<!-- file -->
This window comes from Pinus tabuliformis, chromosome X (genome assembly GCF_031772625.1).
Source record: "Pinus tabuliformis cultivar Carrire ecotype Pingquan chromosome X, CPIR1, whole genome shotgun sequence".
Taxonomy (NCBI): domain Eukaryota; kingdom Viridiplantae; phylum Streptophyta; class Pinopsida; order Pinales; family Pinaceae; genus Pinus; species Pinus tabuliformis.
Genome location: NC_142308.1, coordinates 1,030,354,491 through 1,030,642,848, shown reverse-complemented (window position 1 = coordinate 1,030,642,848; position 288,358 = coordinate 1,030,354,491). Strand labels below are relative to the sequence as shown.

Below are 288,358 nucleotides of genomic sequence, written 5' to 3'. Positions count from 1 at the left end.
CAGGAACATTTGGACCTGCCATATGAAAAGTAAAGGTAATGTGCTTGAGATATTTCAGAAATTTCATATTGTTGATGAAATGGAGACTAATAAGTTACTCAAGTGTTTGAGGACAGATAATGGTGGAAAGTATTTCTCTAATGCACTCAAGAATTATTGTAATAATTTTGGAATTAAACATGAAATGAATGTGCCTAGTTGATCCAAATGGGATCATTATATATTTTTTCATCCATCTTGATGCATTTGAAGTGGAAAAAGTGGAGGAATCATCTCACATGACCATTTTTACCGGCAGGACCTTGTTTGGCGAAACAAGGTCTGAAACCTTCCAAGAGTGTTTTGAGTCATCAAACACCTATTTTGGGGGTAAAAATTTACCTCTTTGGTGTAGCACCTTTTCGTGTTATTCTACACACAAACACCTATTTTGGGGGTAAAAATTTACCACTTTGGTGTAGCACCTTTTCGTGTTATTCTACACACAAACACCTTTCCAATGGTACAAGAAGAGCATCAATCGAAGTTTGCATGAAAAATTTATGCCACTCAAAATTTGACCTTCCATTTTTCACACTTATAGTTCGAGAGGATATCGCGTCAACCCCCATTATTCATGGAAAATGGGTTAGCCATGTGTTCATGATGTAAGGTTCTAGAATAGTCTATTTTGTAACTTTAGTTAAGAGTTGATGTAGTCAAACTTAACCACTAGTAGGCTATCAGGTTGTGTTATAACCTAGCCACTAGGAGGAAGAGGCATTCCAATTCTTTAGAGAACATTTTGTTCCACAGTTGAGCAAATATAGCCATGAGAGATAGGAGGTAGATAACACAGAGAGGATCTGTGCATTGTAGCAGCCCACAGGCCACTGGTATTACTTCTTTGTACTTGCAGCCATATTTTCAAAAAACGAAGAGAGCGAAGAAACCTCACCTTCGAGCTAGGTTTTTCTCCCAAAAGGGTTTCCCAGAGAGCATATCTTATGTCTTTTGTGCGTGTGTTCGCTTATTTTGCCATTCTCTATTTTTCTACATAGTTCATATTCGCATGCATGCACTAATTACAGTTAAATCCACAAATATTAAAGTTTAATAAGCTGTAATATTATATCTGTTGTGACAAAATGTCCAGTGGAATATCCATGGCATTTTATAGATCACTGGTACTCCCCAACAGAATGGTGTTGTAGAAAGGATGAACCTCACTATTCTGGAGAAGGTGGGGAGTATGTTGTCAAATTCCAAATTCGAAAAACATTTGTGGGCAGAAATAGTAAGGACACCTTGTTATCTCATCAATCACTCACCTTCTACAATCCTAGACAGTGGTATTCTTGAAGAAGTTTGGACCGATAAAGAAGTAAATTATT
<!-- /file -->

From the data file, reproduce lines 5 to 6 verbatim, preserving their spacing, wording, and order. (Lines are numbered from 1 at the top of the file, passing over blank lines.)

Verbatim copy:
Below are 288,358 nucleotides of genomic sequence, written 5' to 3'. Positions count from 1 at the left end.
CAGGAACATTTGGACCTGCCATATGAAAAGTAAAGGTAATGTGCTTGAGATATTTCAGAAATTTCATATTGTTGATGAAATGGAGACTAATAAGTTACTCAAGTGTTTGAGGACAGATAATGGTGGAAAGTATTTCTCTAATGCACTCAAGAATTATTGTAATAATTTTGGAATTAAACATGAAATGAATGTGCCTAGTTGATCCAAATGGGATCATTATATATTTTTTCATCCATCTTGATGCATTTGAAGTGGAAAAAGTGGAGGAATCATCTCACATGACCATTTTTACCGGCAGGACCTTGTTTGGCGAAACAAGGTCTGAAACCTTCCAAGAGTGTTTTGAGTCATCAAACACCTATTTTGGGGGTAAAAATTTACCTCTTTGGTGTAGCACCTTTTCGTGTTATTCTACACACAAACACCTATTTTGGGGGTAAAAATTTACCACTTTGGTGTAGCACCTTTTCGTGTTATTCTACACACAAACACCTTTCCAATGGTACAAGAAGAGCATCAATCGAAGTTTGCATGAAAAATTTATGCCACTCAAAATTTGACCTTCCATTTTTCACACTTATAGTTCGAGAGGATATCGCGTCAACCCCCATTATTCATGGAAAATGGGTTAGCCATGTGTTCATGATGTAAGGTTCTAGAATAGTCTATTTTGTAACTTTAGTTAAGAGTTGATGTAGTCAAACTTAACCACTAGTAGGCTATCAGGTTGTGTTATAACCTAGCCACTAGGAGGAAGAGGCATTCCAATTCTTTAGAGAACATTTTGTTCCACAGTTGAGCAAATATAGCCATGAGAGATAGGAGGTAGATAACACAGAGAGGATCTGTGCATTGTAGCAGCCCACAGGCCACTGGTATTACTTCTTTGTACTTGCAGCCATATTTTCAAAAAACGAAGAGAGCGAAGAAACCTCACCTTCGAGCTAGGTTTTTCTCCCAAAAGGGTTTCCCAGAGAGCATATCTTATGTCTTTTGTGCGTGTGTTCGCTTATTTTGCCATTCTCTATTTTTCTACATAGTTCATATTCGCATGCATGCACTAATTACAGTTAAATCCACAAATATTAAAGTTTAATAAGCTGTAATATTATATCTGTTGTGACAAAATGTCCAGTGGAATATCCATGGCATTTTATAGATCACTGGTACTCCCCAACAGAATGGTGTTGTAGAAAGGATGAACCTCACTATTCTGGAGAAGGTGGGGAGTATGTTGTCAAATTCCAAATTCGAAAAACATTTGTGGGCAGAAATAGTAAGGACACCTTGTTATCTCATCAATCACTCACCTTCTACAATCCTAGACAGTGGTATTCTTGAAGAAGTTTGGACCGATAAAGAAGTAAATTATT